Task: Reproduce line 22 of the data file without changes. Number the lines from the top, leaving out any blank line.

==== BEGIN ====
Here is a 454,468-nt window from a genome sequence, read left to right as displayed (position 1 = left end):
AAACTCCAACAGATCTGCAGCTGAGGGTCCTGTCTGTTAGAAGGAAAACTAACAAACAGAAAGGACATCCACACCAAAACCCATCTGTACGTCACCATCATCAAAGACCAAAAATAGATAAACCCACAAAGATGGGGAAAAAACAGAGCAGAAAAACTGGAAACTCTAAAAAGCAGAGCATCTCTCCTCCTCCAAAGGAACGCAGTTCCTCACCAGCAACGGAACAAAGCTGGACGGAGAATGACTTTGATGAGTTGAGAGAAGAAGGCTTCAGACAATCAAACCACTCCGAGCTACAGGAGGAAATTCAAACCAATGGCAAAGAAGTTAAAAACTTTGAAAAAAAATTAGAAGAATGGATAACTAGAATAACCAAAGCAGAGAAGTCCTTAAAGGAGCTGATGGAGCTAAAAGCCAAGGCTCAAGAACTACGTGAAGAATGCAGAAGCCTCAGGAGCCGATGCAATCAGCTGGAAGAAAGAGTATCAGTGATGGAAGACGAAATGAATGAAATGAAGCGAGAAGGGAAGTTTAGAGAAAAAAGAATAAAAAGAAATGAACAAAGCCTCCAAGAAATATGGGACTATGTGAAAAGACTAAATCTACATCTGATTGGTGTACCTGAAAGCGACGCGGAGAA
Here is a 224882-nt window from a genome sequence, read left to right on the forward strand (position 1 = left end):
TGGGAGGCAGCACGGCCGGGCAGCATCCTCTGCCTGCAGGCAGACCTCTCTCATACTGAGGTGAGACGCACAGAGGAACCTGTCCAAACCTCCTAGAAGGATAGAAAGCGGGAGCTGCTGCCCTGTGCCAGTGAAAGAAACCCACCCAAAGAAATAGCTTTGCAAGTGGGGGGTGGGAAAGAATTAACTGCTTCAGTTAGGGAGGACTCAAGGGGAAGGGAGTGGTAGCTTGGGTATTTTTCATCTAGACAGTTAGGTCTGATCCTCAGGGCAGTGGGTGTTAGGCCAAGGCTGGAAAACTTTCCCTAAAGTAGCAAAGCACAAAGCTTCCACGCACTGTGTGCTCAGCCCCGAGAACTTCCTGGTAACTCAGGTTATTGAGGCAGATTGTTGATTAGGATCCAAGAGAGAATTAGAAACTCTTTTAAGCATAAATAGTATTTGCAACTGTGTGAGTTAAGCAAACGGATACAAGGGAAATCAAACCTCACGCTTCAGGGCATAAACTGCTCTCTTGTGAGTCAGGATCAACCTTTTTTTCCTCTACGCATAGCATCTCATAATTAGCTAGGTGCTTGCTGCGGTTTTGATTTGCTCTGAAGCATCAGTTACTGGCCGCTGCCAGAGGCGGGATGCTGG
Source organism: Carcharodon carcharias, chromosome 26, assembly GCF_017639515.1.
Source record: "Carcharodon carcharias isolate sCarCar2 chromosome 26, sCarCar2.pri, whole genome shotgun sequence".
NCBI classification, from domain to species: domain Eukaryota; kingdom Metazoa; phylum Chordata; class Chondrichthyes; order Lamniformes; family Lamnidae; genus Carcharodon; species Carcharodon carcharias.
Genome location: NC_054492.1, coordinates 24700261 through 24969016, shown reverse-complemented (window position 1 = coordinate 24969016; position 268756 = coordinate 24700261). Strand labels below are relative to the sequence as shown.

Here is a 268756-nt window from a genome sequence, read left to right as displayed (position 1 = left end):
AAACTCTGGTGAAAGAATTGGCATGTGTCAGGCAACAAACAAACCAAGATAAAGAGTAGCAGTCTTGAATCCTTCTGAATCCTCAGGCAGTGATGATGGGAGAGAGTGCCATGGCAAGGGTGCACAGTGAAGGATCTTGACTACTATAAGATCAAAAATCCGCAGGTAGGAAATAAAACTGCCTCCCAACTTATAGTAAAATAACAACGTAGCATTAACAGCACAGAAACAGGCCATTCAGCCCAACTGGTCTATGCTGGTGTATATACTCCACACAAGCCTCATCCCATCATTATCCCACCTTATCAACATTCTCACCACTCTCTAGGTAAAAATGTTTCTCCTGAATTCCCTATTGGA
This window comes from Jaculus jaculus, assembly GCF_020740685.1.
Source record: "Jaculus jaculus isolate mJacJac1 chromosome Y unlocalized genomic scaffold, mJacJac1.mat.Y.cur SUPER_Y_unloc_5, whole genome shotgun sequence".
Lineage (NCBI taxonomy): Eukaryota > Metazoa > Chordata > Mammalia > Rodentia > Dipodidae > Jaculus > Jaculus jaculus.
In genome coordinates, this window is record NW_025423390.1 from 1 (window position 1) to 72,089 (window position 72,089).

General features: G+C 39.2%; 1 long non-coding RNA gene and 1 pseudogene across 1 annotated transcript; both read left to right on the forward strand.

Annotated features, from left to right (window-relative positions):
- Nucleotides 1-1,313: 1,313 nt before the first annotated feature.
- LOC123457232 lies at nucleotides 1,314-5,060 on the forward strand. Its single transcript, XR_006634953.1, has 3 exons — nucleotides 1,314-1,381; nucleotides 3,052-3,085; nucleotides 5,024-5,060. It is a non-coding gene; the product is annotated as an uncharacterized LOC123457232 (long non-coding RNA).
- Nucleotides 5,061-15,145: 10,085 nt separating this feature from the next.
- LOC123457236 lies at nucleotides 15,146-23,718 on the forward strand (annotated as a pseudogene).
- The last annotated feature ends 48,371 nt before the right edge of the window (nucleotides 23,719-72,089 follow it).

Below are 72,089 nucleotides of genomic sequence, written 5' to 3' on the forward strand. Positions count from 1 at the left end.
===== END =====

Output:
Below are 72,089 nucleotides of genomic sequence, written 5' to 3' on the forward strand. Positions count from 1 at the left end.